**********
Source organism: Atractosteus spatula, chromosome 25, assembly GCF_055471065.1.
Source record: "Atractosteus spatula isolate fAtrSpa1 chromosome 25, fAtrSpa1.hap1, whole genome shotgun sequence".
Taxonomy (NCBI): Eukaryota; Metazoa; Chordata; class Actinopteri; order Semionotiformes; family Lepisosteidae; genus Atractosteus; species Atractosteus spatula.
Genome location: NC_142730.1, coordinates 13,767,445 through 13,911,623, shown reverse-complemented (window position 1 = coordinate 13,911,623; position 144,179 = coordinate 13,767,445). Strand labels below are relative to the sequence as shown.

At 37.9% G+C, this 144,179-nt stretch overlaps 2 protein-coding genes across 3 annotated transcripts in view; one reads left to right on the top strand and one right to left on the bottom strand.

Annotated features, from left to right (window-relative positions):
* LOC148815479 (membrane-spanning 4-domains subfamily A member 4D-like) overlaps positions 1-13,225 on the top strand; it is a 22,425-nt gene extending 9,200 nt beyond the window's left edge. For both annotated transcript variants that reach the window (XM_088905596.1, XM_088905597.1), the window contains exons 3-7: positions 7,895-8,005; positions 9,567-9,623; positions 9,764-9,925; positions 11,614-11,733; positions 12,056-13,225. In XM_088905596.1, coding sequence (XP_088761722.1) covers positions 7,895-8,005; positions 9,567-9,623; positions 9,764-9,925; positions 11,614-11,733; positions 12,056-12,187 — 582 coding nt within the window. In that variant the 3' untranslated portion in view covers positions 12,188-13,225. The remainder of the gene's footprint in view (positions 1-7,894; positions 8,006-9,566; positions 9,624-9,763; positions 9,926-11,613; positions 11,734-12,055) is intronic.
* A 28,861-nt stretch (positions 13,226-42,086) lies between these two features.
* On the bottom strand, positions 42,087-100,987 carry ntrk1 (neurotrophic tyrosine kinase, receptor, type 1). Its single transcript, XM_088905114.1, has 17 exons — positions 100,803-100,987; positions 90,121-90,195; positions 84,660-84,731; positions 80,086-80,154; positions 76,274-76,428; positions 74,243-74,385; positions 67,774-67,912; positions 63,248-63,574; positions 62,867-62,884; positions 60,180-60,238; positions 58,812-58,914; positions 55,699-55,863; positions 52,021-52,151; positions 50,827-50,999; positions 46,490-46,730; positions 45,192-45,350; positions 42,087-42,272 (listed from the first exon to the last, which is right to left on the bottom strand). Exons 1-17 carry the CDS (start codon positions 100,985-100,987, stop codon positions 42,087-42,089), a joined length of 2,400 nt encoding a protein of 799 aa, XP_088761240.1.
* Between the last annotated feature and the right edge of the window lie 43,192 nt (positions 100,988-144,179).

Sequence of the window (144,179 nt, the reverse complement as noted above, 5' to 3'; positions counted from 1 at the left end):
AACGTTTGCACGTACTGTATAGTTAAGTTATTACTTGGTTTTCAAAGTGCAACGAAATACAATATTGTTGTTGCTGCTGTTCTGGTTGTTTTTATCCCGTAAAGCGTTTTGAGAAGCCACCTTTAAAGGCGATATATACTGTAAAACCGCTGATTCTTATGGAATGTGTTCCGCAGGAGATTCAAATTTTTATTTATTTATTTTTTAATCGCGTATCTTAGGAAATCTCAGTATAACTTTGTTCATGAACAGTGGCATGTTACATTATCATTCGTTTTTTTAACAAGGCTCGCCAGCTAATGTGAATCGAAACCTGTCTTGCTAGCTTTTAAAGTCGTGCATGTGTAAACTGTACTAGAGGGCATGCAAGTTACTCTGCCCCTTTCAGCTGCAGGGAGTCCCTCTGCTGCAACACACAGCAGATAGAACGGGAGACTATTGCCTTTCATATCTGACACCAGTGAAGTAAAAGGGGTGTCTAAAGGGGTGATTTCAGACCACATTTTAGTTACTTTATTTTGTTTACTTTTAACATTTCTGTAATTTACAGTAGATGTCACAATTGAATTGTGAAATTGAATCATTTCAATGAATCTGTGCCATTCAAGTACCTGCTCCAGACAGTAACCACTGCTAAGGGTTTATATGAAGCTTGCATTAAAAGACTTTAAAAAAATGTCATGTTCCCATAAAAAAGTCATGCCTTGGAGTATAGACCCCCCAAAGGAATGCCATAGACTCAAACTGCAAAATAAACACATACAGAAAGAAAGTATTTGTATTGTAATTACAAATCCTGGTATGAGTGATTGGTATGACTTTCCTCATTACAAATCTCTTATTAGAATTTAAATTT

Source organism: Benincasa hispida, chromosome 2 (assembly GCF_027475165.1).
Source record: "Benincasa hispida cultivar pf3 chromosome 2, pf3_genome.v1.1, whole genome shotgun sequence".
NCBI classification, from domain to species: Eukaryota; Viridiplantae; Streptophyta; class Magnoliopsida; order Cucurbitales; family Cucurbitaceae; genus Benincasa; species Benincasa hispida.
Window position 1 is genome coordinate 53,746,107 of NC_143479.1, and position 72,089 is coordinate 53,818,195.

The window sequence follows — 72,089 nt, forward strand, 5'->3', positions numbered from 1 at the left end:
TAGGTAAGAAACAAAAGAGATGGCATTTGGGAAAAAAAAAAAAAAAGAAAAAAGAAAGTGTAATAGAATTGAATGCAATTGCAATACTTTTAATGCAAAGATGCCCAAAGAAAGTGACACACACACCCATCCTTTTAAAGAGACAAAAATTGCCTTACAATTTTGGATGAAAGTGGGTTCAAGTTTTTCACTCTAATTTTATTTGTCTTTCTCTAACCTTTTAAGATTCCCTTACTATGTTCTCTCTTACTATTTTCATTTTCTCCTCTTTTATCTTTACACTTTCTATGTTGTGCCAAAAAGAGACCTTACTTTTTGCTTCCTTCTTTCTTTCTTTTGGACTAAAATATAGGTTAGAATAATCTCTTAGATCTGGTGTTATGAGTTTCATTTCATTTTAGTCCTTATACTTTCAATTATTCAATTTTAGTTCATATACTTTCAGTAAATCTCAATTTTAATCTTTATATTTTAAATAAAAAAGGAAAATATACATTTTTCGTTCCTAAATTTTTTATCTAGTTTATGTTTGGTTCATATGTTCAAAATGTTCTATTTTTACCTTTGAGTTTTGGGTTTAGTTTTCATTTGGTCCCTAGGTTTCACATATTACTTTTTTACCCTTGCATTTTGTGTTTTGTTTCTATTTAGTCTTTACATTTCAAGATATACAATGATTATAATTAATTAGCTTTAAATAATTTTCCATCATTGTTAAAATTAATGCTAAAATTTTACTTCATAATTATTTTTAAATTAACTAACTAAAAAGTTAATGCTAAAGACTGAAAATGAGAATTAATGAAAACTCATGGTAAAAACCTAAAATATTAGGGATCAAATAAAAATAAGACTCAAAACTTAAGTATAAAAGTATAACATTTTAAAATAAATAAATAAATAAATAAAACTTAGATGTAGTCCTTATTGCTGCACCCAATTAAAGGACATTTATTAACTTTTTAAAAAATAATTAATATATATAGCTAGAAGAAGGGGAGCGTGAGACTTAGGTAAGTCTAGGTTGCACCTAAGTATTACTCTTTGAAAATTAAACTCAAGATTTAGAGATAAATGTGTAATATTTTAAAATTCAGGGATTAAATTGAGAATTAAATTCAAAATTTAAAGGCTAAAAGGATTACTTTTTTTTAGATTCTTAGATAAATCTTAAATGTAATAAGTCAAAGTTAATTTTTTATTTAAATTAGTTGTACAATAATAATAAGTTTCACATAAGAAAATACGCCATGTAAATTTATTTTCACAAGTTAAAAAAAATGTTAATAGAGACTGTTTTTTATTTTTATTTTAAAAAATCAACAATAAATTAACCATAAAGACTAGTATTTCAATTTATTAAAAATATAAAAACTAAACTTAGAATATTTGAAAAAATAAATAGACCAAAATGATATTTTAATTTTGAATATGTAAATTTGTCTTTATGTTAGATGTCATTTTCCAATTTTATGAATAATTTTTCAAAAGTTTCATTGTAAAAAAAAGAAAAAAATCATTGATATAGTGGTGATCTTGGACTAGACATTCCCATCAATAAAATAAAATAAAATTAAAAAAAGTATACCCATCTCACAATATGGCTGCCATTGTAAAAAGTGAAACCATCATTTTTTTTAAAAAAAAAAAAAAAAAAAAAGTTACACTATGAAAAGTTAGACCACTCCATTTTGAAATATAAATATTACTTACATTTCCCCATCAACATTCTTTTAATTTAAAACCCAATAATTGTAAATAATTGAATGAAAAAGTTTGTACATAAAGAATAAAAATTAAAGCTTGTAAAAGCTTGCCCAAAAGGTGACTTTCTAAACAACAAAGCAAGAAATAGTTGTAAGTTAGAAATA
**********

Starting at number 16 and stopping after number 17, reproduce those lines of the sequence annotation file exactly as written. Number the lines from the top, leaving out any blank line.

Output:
Window position 1 is genome coordinate 53,746,107 of NC_143479.1, and position 72,089 is coordinate 53,818,195.

The window sequence follows — 72,089 nt, forward strand, 5'->3', positions numbered from 1 at the left end: